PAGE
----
Research in this paper was supported by grant R01 HD 42115 funded by the Demographic and Behavioral Sciences Branch of the National Institute of Child Health and Human Development, and in part, by grants P20 DA 017592, Division of Epidemiology, Services and Prevention Branch, National Institute of Drug Abuse (NIDA), and R01 DA 16097 Prevention Research Branch, NIDA.
Social Support for Divorced Fathers’ Parenting: Testing a Stress-Buffering Model*
Article first published online: 2 JAN 2008
Volume 57, Issue 1, pages 35–48, January 2008
How to Cite
DeGarmo, D. S., Patras, J. and Eap, S. (2008), Social Support for Divorced Fathers’ Parenting: Testing a Stress-Buffering Model. Family Relations, 57: 35–48. doi: 10.1111/j.1741-3729.2007.00481.x
- Issue published online: 2 JAN 2008
- Article first published online: 2 JAN 2008
- multiple method;
- social support;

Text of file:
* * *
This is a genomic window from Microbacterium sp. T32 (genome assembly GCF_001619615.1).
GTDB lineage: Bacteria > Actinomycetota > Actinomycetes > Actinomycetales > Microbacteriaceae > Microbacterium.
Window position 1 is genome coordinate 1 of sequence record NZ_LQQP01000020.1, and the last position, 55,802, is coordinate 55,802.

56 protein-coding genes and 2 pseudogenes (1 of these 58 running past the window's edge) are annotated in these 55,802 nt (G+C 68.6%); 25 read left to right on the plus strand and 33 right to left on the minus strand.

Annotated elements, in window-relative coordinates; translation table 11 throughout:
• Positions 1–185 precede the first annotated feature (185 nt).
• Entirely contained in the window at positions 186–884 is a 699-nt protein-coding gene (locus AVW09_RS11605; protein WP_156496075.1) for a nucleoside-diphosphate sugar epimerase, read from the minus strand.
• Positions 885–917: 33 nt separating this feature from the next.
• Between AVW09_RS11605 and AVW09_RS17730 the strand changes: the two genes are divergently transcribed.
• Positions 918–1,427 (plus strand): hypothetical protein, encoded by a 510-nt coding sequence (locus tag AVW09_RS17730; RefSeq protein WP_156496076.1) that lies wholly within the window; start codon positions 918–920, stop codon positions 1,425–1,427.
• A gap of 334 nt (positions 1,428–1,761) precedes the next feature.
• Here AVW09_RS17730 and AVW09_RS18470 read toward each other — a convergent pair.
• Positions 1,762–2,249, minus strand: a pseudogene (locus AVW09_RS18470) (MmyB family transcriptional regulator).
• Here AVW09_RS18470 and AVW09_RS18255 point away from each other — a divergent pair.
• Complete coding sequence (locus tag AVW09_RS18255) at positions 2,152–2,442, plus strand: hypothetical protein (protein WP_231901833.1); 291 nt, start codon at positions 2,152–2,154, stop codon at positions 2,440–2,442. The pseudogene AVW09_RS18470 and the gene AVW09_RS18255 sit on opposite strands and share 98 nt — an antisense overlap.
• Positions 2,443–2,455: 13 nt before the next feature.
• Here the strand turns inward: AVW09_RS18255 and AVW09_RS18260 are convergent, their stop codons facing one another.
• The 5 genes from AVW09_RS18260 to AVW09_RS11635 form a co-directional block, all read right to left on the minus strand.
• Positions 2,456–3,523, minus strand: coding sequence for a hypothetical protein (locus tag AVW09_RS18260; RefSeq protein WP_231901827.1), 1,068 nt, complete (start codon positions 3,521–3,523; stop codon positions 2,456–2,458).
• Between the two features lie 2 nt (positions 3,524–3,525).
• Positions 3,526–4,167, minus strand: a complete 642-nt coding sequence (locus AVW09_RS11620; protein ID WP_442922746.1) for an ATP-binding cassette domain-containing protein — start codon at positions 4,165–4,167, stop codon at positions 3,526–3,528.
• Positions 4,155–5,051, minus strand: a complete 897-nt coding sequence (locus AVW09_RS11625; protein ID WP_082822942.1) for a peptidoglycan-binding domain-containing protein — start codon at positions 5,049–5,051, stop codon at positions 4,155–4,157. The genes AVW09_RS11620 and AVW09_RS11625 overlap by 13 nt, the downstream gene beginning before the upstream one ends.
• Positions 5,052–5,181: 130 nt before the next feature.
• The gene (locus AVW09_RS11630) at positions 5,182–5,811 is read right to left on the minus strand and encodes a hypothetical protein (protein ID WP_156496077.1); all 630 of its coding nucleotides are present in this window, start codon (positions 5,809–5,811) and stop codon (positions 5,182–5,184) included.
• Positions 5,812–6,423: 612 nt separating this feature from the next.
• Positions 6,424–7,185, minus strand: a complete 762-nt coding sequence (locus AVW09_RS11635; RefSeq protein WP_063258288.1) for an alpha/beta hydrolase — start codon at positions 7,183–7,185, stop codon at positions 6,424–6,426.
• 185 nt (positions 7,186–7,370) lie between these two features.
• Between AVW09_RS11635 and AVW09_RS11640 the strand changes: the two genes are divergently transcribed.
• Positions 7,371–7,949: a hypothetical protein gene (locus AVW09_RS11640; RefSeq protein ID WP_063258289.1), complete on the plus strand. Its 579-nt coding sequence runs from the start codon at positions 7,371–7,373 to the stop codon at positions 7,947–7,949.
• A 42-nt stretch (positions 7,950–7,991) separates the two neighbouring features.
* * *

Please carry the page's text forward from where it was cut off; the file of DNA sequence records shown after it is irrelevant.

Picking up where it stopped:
Abstract: A stress-buffering hypothesis for parenting was tested in a county-representative sample of 218 divorced fathers. Social support for parenting (emergency and nonemergency child care, practical support, financial support) was hypothesized to moderate effects of stress (role overload, coparental conflict, and daily hassles) on fathers’ quality parenting. No custody fathers relied more on relatives compared with custodial fathers, who relied more on new partners for parenting support. No differences by custody status were found on levels of support or parenting over time. Parenting support buffered effects of change in role overload and coparenting conflict on coercive parenting and buffered effects of change in daily hassles on prosocial parenting. Buffer effects were more predictive over time. Implications for practice and preventive intervention strategies are discussed.